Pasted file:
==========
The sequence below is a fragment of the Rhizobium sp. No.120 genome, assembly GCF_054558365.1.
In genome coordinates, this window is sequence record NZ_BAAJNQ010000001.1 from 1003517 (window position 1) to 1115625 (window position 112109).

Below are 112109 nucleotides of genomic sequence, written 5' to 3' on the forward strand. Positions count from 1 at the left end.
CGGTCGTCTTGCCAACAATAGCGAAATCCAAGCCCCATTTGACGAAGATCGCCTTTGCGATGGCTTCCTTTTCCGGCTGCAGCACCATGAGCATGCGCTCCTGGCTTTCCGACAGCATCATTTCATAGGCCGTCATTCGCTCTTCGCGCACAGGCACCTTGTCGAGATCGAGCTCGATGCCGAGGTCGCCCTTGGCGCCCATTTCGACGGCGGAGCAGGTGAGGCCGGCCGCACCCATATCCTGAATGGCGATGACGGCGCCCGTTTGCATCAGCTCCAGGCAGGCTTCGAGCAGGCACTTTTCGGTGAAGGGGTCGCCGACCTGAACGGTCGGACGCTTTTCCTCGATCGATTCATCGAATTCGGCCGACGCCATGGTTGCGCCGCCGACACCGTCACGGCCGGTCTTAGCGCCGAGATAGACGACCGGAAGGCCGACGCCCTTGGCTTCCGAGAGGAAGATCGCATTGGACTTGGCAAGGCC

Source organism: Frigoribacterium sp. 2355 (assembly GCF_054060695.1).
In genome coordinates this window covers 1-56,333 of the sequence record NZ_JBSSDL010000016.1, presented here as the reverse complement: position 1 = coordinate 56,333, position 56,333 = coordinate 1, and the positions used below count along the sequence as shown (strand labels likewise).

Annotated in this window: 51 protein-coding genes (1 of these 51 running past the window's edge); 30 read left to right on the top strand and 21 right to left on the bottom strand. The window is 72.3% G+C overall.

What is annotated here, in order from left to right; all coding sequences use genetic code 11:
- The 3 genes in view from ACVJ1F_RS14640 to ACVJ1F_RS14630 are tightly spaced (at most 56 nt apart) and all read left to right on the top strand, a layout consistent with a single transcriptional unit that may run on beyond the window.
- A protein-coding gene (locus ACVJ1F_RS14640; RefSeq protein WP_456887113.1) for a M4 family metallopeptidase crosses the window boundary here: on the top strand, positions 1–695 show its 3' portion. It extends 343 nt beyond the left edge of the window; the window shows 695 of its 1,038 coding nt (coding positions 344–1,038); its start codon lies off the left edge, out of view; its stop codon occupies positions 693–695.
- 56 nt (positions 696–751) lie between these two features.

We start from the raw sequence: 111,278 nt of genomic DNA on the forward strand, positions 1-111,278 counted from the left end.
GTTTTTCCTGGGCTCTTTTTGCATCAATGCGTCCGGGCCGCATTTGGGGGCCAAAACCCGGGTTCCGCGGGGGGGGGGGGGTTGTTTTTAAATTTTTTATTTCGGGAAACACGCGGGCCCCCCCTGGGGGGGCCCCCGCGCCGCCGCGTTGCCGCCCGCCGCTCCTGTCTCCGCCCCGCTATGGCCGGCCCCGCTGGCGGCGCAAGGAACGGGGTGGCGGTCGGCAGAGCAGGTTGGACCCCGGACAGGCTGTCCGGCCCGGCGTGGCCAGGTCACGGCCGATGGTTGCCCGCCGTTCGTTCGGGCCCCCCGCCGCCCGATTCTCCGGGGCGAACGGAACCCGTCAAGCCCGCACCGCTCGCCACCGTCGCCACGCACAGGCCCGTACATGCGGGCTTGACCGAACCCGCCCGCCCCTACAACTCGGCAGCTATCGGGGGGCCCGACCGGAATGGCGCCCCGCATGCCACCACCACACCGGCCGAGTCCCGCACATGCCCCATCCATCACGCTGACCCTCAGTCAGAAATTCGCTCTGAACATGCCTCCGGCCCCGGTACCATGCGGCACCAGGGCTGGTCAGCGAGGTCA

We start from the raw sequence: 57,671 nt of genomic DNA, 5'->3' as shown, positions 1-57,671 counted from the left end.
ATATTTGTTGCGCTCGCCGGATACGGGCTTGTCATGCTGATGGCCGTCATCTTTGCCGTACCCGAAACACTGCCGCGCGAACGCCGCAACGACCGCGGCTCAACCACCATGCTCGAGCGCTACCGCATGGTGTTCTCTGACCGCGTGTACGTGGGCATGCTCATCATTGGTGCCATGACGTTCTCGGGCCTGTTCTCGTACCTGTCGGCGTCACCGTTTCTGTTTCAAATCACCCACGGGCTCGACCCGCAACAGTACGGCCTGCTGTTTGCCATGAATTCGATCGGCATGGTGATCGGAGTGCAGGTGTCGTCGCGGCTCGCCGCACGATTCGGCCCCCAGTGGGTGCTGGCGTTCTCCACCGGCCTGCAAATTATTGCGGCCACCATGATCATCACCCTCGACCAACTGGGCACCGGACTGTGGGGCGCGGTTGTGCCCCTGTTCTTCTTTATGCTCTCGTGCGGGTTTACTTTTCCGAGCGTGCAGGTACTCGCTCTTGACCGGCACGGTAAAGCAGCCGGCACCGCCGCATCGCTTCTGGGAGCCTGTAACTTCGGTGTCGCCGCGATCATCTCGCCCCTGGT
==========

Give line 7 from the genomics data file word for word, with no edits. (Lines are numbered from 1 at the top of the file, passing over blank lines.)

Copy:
Annotated in this window: 51 protein-coding genes (1 of these 51 running past the window's edge); 30 read left to right on the top strand and 21 right to left on the bottom strand. The window is 72.3% G+C overall.